Saturday, November 2, 2013

My Reaction to Ender's Game

Boy has it been a long time since I posted! I apologize, but life has been taking priority, well, life and my first attempt at completing a novel. It's going well though, and I'm almost done with my first draft, so that's pretty exciting. I have recently started writing periodically for the Roleplayers Chronicles, and my first review was for the Fate-driven horror steam-punk game The Demolished Ones. You can read my review here (and I encourage you to do so!).

I'm writing today because one of my absolute favorite books ever was released as a movie yesterday. I had low expectations walking into Ender's Game, but nothing could prepare me for my disappointment after its almost two hours running time. Rather than write a full review, I've written up my own proposal for how I would have rather seen the movie (movies, in my case) been made. I'm generally against what Peter Jackson has done with The Hobbit. The novel doesn't need 9 hours, at least not these 9 hours, but that's beside the point. I think Ender's Game should have been two movies, which you'll see more about below after the jump. 

Just a quick warning. There are plenty of spoilers ahead, so if you haven't read the book or seen the movie yet, you might want to hold back on reading my thoughts on the movie.


After my extreme disappointment yesterday morning walking out of Ender's Game, I'm not sure anything could have fixed the mess Gavin Hood created.

That being said, I think we can all agree that the story was incredibly rushed. We only got a few battles in the Battleroom, which really desperately needed more fleshing out. The lake scene was way too short. Locke and Demosthenes were completely cut out, the political dynamics which drive most of the motivations and actions of the characters in the books were no where to be seen, and Peter was a non-entity for the most part.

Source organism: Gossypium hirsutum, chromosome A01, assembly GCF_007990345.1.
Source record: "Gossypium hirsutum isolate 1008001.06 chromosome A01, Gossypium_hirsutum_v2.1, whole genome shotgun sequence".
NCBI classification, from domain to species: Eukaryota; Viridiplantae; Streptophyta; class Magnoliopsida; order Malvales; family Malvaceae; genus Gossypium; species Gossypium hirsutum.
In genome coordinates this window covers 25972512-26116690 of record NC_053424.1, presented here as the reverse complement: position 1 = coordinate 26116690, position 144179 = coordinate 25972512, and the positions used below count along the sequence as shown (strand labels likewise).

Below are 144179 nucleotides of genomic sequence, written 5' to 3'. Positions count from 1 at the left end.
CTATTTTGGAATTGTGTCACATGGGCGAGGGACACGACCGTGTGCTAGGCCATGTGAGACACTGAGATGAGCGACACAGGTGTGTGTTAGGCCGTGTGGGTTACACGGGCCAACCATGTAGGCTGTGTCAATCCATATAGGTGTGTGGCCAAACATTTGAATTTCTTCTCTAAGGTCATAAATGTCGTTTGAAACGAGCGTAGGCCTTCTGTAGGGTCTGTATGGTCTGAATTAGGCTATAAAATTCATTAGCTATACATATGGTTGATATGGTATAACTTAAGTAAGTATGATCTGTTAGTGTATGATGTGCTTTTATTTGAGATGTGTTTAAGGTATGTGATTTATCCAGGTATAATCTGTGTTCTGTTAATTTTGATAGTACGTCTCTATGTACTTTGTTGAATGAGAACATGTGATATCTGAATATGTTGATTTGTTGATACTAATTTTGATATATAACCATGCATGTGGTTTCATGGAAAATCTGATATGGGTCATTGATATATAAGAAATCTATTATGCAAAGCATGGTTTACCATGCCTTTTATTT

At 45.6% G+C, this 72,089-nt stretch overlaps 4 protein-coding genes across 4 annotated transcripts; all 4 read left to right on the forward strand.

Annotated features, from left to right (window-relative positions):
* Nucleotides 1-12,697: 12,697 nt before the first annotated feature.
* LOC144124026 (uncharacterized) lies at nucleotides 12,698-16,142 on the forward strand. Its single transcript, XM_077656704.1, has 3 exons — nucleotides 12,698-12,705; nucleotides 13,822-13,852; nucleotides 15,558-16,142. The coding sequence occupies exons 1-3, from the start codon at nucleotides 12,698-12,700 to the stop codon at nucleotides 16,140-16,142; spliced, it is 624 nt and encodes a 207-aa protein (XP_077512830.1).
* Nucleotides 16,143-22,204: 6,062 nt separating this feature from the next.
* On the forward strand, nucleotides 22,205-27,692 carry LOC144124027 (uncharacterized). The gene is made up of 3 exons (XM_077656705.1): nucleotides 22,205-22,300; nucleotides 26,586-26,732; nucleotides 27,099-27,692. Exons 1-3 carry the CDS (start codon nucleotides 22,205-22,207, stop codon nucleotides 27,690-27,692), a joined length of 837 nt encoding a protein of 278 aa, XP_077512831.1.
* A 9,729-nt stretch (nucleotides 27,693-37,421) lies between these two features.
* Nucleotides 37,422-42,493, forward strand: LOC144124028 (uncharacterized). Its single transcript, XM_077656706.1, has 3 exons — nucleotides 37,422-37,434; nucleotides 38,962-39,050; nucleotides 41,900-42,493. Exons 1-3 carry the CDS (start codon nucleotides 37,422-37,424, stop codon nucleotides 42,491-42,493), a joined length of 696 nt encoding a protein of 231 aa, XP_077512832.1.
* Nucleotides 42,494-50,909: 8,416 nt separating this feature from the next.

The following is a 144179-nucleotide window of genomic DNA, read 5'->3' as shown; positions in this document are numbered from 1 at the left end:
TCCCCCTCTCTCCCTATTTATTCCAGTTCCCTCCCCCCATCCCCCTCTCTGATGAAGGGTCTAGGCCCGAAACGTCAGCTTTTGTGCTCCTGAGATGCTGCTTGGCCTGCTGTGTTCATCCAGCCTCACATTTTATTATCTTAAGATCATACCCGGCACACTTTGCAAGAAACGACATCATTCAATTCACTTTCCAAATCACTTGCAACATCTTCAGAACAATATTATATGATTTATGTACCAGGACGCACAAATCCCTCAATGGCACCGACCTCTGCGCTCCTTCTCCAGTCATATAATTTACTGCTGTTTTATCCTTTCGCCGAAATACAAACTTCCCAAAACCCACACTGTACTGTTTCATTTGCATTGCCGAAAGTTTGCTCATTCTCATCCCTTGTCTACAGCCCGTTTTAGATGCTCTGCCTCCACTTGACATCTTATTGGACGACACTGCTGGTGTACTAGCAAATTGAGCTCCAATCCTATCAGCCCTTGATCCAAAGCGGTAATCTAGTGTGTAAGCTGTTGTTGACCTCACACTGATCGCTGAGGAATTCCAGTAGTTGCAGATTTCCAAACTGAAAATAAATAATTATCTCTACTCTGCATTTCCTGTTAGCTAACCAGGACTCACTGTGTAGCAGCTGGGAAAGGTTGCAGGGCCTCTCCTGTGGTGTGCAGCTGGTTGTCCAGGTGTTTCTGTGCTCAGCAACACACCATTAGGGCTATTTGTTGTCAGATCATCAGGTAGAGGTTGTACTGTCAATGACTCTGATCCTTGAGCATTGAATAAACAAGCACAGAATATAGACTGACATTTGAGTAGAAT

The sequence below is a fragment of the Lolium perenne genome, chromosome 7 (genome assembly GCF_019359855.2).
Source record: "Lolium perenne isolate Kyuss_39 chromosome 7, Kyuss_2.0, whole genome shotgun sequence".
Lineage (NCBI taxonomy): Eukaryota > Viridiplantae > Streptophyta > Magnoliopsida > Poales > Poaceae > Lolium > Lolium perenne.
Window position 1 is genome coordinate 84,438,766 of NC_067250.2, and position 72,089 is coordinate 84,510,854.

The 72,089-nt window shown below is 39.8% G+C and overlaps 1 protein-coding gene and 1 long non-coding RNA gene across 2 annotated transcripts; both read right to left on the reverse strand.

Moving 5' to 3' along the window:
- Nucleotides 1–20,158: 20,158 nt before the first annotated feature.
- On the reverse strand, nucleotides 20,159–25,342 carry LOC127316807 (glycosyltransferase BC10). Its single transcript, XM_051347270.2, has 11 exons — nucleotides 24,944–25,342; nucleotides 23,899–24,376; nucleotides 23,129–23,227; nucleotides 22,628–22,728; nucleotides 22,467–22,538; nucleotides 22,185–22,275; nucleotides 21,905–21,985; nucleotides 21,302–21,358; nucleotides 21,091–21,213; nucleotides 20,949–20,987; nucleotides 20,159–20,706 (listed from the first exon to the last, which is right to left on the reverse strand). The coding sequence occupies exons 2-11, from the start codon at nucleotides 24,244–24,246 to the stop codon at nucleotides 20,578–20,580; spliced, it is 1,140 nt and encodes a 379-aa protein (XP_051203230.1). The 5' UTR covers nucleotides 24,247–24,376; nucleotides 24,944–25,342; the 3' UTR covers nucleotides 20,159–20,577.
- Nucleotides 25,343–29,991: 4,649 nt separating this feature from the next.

These are all flaws that could have easily been fixed given double the run time - two 2-hour long movies would have been amazing and given the actors time to grow older between them to show an actual progression of time.

The proposal is a simple, if not obvious one. The first movie is titled Ender's Game: Battle School and the second one is called Ender's Game: Command School.

The cut off point to end Battle School is immediately following the lake scene. You have more time to do more battles in the battleroom, actually showing Ender's rise not only as a commander of an army but as the leader he is born to be. You can spend a bit more time in the fantasy game showing just how much Peter influences Ender's thinking, and the first movie ends with an Empire Strikes Back down note of Ender killing another boy, giving up in the battle against two armies, and Valentine convincing him to do the one thing he absolutely does not want to do.

Command School begins with the flight to Eros and a quick recap of Ender's relationship with his siblings as we get the sidestory of Locke and Demosthenes as well as the politics back on Earth. This sets up the political struggle immediately following the end of the third invasion and the destruction of the Formics' homeworld.

We now have enough time to show the aftermath of the battle, Ender's isolation, and eventual exiling with Valentine. We get some real hope as humanity begins colonizing former Formic worlds. We can even get a Speaker for the Dead section at the end, although if you want sequels, we can leave off the Hegemon part for later and just do the queen for now.

I'm not saying the problems would be fixed, but it would have at least been a much more fulfilling story. The upside is that both movies would have their own sets of spectacular space fighting when you separate the battles in the battleroom from the battles in the simulator (which were the best things about the movie anyway). You get more of the best stuff while also fleshing out the characters, which was sorely needed in the movie version.

1 comment:

  1. I love book, movie was greated to. But not awesome ;)
    broker, peace

    ReplyDelete

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